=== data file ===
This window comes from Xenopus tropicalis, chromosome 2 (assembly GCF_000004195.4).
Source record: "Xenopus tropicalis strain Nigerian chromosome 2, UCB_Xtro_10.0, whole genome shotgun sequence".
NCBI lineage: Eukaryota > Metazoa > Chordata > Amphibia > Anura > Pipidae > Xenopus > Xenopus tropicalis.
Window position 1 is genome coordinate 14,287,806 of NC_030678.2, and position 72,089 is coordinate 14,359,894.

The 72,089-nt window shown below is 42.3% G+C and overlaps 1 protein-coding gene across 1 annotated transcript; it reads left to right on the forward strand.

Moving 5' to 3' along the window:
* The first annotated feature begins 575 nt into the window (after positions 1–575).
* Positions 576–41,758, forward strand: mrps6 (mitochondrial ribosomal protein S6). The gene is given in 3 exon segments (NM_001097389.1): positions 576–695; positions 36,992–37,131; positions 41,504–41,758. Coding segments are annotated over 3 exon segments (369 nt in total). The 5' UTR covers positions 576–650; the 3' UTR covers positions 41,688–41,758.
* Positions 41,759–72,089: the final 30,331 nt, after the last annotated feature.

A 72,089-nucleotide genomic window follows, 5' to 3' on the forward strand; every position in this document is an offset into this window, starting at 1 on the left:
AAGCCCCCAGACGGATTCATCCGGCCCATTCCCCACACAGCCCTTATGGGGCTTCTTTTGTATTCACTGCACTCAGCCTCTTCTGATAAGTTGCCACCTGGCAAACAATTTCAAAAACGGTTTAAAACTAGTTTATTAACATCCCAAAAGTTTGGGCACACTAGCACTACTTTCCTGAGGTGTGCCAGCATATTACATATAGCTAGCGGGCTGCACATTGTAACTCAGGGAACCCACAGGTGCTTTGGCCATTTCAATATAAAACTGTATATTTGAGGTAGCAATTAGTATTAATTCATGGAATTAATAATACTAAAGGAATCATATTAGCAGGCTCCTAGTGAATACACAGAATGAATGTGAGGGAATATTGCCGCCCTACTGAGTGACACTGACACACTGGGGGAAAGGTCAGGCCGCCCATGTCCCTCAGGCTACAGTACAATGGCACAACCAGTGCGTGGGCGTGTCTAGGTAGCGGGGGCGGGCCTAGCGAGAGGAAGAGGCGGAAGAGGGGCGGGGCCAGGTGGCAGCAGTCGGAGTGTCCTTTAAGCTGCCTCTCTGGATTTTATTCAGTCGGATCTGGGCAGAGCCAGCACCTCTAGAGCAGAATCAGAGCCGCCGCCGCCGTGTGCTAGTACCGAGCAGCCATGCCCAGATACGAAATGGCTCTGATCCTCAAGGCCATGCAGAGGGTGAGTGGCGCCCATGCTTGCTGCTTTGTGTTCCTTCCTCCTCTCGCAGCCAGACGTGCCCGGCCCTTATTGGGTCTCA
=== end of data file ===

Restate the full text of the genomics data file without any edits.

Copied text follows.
This window comes from Xenopus tropicalis, chromosome 2 (assembly GCF_000004195.4).
Source record: "Xenopus tropicalis strain Nigerian chromosome 2, UCB_Xtro_10.0, whole genome shotgun sequence".
NCBI lineage: Eukaryota > Metazoa > Chordata > Amphibia > Anura > Pipidae > Xenopus > Xenopus tropicalis.
Window position 1 is genome coordinate 14,287,806 of NC_030678.2, and position 72,089 is coordinate 14,359,894.

The 72,089-nt window shown below is 42.3% G+C and overlaps 1 protein-coding gene across 1 annotated transcript; it reads left to right on the forward strand.

Moving 5' to 3' along the window:
* The first annotated feature begins 575 nt into the window (after positions 1–575).
* Positions 576–41,758, forward strand: mrps6 (mitochondrial ribosomal protein S6). The gene is given in 3 exon segments (NM_001097389.1): positions 576–695; positions 36,992–37,131; positions 41,504–41,758. Coding segments are annotated over 3 exon segments (369 nt in total). The 5' UTR covers positions 576–650; the 3' UTR covers positions 41,688–41,758.
* Positions 41,759–72,089: the final 30,331 nt, after the last annotated feature.

A 72,089-nucleotide genomic window follows, 5' to 3' on the forward strand; every position in this document is an offset into this window, starting at 1 on the left:
AAGCCCCCAGACGGATTCATCCGGCCCATTCCCCACACAGCCCTTATGGGGCTTCTTTTGTATTCACTGCACTCAGCCTCTTCTGATAAGTTGCCACCTGGCAAACAATTTCAAAAACGGTTTAAAACTAGTTTATTAACATCCCAAAAGTTTGGGCACACTAGCACTACTTTCCTGAGGTGTGCCAGCATATTACATATAGCTAGCGGGCTGCACATTGTAACTCAGGGAACCCACAGGTGCTTTGGCCATTTCAATATAAAACTGTATATTTGAGGTAGCAATTAGTATTAATTCATGGAATTAATAATACTAAAGGAATCATATTAGCAGGCTCCTAGTGAATACACAGAATGAATGTGAGGGAATATTGCCGCCCTACTGAGTGACACTGACACACTGGGGGAAAGGTCAGGCCGCCCATGTCCCTCAGGCTACAGTACAATGGCACAACCAGTGCGTGGGCGTGTCTAGGTAGCGGGGGCGGGCCTAGCGAGAGGAAGAGGCGGAAGAGGGGCGGGGCCAGGTGGCAGCAGTCGGAGTGTCCTTTAAGCTGCCTCTCTGGATTTTATTCAGTCGGATCTGGGCAGAGCCAGCACCTCTAGAGCAGAATCAGAGCCGCCGCCGCCGTGTGCTAGTACCGAGCAGCCATGCCCAGATACGAAATGGCTCTGATCCTCAAGGCCATGCAGAGGGTGAGTGGCGCCCATGCTTGCTGCTTTGTGTTCCTTCCTCCTCTCGCAGCCAGACGTGCCCGGCCCTTATTGGGTCTCA